• Meeting Place: The Human Encounter and the Challenge of Coexistence See large image

    Meeting Place: The Human Encounter and the Challenge of Coexistence (Paperback) By (author) Paul Carter

    $23.74 - Save $6.13 20% off - RRP $29.87 Free delivery worldwide Available
    Dispatched in 1 business day
    When will my order arrive?
    Add to basket | Add to wishlist |

    Also available in...
    Hardback $72.92

    DescriptionIn this remarkable and often dazzling book, Paul Carter explores the conditions for sociability in a globalized future. He argues that we make many assumptions about communication but overlook barriers to understanding between strangers as well as the importance of improvisation in overcoming these obstacles to meeting. While disciplines such as sociology, legal studies, psychology, political theory, and even urban planning treat meeting as a good in its own right, they fail to provide a model of what makes meeting possible and worth pursuing: a yearning for encounter. The volume's central narrative--between Northern cultural philosophers and Australian societies--traverses the troubled history of misinterpretation that is characteristic of colonial cross-cultural encounter. As he brings the literature of Indigenous and non-Indigenous anthropological research into dialogue with Western approaches of conceptualizing sociability, Carter makes a startling discovery: that meeting may not be desirable and, if it is, its primary objective may be to negotiate a future of non-meeting. To explain the phenomenon of encounter, Carter performs it in differing scales, spaces, languages, tropes, and forms of knowledge, staging in the very language of the book what he calls "passages." In widely varying contexts, these passages posit the disjunction of Greco-Roman and Indigenous languages, codes, theatrics of power, social systems, and visions of community. In an era of new forms of technosocialization, Carter offers novel ways of presenting the philosophical dimensions of waiting, meeting, and non-meeting.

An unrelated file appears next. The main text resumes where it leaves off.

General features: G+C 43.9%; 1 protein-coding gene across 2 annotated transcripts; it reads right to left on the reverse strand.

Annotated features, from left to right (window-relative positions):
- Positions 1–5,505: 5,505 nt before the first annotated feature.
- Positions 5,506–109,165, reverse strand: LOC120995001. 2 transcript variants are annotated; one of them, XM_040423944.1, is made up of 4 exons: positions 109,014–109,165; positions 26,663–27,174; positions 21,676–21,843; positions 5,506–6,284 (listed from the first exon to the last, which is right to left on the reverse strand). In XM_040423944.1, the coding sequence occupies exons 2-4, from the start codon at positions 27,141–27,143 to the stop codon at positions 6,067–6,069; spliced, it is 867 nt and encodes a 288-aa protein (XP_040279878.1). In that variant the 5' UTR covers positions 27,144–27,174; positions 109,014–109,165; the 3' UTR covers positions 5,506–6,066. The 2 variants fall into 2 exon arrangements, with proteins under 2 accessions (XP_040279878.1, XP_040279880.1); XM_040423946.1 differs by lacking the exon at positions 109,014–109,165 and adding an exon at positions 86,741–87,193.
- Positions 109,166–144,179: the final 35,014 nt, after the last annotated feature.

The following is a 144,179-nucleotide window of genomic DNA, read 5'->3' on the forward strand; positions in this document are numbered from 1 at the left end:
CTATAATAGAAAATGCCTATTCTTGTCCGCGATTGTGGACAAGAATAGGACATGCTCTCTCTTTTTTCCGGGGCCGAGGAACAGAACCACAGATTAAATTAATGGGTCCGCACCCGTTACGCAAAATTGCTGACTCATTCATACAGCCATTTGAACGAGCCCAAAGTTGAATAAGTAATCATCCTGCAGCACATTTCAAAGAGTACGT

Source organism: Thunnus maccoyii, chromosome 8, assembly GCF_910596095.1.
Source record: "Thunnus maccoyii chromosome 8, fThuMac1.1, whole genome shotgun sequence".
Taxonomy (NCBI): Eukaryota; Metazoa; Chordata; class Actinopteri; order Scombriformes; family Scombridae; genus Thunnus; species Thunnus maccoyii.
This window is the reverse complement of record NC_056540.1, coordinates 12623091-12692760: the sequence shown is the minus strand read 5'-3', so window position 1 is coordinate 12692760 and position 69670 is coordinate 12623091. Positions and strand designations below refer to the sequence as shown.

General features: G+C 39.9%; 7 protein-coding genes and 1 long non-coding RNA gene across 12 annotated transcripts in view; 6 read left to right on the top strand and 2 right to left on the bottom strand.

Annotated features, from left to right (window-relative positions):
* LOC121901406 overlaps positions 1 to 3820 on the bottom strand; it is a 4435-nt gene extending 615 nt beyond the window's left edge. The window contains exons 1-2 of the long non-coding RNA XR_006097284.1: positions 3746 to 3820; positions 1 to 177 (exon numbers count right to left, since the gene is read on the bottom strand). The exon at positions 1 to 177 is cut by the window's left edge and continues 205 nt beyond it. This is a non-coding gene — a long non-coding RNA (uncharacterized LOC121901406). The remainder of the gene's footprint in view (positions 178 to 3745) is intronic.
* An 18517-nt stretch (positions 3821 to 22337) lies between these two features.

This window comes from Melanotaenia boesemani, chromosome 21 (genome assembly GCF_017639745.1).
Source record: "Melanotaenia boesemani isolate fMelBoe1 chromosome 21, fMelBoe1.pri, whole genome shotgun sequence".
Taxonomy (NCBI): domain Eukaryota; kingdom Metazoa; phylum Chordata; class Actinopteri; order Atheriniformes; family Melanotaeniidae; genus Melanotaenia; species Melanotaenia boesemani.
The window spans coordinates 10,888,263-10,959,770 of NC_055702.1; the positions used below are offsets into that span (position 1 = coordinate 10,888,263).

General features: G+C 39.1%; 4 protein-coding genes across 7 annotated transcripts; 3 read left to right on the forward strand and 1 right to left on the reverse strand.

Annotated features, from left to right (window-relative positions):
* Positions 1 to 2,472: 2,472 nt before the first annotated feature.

Other books

Other books in this category
Showing items 1 to 11 of 11

 

Reviews | Bibliographic data
  • Full bibliographic data for Meeting Place

    Title
    Meeting Place
    Subtitle
    The Human Encounter and the Challenge of Coexistence
    Authors and contributors
    By (author) Paul Carter
    Physical properties
    Format: Paperback
    Number of pages: 272
    Width: 140 mm
    Height: 216 mm
    Thickness: 20 mm
    Weight: 295 g
    Language
    English
    ISBN
    ISBN 13: 9780816685394
    ISBN 10: 0816685398
    Classifications

    B&T Book Type: NF
    BIC E4L: GEO
    Nielsen BookScan Product Class 3: S8.0
    BIC subject category V2: JHMC
    B&T Merchandise Category: TXT
    B&T Modifier: Region of Publication: 01
    BISAC V2.8: PHI000000
    B&T Modifier: Academic Level: 01
    BIC subject category V2: HP, JFS
    B&T General Subject: 750
    BIC subject category V2: RGC
    Ingram Subject Code: SO
    Libri: I-SO
    Warengruppen-Systematik des deutschen Buchhandels: 25200
    BISAC V2.8: SOC015000, SOC002010
    LC subject heading:
    DC22: 304.2/3, 304.23
    LC subject heading: , , , , ,
    DC23: 304.2
    LC classification: GF50 .C37 2013
    LC subject heading: ,
    Illustrations note
    10 black and white illustrations
    Publisher
    University of Minnesota Press
    Imprint name
    University of Minnesota Press
    Publication date
    16 October 2013
    Publication City/Country
    Minnesota
    Author Information
    Paul Carter is professor of design (urbanism) at RMIT University in Melbourne, Australia. He is the author of "The Road to Botany Bay: An Exploration of Landscape and History" (Minnesota, 2010).
    Review quote
    ""The Meeting Place", Carter's latest foray into colonial and postcolonial encounters of peoples, epistemologies, and longings, exposes what he foregrounds and reiterates as a 'meeting place' of desired belonging and social union. It is an imaginative, referentially capacious, formally demanding, as well as theoretically inventive book." --Rob Wilson, University of California, Santa Cruz